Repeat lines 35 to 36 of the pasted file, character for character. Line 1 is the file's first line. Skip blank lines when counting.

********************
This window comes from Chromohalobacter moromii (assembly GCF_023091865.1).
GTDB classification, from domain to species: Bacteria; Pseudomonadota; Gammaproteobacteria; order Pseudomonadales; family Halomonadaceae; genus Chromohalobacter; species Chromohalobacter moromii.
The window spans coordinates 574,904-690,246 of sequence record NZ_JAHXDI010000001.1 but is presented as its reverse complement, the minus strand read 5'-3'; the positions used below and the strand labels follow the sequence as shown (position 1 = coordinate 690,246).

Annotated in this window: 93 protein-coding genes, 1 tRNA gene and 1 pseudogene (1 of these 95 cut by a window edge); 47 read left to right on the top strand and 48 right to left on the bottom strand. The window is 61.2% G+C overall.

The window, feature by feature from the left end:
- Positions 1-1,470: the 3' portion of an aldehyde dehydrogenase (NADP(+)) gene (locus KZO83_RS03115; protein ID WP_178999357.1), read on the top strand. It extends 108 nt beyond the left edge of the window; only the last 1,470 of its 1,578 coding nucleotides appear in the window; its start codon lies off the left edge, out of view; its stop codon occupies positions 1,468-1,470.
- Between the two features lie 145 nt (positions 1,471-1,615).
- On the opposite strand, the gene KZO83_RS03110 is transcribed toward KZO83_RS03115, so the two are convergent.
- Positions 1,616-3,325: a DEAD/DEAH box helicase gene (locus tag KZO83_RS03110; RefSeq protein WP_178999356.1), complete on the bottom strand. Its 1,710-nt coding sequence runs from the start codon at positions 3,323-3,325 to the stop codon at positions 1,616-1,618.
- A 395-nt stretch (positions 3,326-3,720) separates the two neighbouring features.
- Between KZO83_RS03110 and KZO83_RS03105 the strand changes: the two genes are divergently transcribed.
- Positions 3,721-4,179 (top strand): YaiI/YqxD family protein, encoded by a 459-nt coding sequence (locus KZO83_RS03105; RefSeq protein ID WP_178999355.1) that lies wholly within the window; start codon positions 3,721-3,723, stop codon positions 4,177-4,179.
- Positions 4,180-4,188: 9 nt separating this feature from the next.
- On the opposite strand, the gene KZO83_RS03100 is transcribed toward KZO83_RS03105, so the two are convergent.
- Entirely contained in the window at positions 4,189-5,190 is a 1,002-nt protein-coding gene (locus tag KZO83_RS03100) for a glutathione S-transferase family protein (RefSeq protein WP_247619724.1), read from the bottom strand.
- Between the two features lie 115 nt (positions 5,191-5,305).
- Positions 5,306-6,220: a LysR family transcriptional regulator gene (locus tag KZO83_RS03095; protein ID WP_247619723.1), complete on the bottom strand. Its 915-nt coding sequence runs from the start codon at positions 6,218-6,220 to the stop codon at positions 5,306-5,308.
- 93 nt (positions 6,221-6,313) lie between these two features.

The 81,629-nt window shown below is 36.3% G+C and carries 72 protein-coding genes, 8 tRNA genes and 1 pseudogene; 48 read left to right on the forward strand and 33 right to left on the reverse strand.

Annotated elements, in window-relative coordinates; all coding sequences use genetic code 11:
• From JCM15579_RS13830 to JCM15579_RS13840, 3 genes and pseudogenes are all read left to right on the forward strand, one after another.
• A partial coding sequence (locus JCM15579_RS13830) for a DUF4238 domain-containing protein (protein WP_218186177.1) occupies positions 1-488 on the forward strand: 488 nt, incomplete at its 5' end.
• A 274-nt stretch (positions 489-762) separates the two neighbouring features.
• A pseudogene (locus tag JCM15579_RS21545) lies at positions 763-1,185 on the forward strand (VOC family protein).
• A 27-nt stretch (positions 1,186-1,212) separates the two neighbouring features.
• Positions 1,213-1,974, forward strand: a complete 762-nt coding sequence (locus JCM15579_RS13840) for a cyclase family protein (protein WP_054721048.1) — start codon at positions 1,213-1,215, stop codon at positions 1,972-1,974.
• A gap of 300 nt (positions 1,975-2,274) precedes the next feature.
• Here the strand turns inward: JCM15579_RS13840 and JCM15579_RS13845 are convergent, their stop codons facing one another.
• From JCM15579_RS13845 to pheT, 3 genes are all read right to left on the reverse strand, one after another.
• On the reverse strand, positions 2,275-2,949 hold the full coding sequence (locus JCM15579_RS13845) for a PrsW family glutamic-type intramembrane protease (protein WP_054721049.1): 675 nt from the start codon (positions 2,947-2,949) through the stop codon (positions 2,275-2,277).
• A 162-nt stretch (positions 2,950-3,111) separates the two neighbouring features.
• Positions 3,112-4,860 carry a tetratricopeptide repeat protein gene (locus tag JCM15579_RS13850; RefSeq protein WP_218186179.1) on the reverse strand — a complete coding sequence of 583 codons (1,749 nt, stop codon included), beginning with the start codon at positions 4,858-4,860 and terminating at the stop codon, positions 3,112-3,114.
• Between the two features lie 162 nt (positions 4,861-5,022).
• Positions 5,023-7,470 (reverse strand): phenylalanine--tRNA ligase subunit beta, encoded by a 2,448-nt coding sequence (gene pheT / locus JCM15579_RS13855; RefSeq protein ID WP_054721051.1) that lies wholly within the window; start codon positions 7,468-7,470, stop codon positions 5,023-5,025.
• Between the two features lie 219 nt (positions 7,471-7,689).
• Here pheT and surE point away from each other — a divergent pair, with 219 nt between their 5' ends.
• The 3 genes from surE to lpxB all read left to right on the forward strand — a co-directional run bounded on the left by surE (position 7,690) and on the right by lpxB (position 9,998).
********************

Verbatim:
• Between the two features lie 219 nt (positions 7,471-7,689).
• Here pheT and surE point away from each other — a divergent pair, with 219 nt between their 5' ends.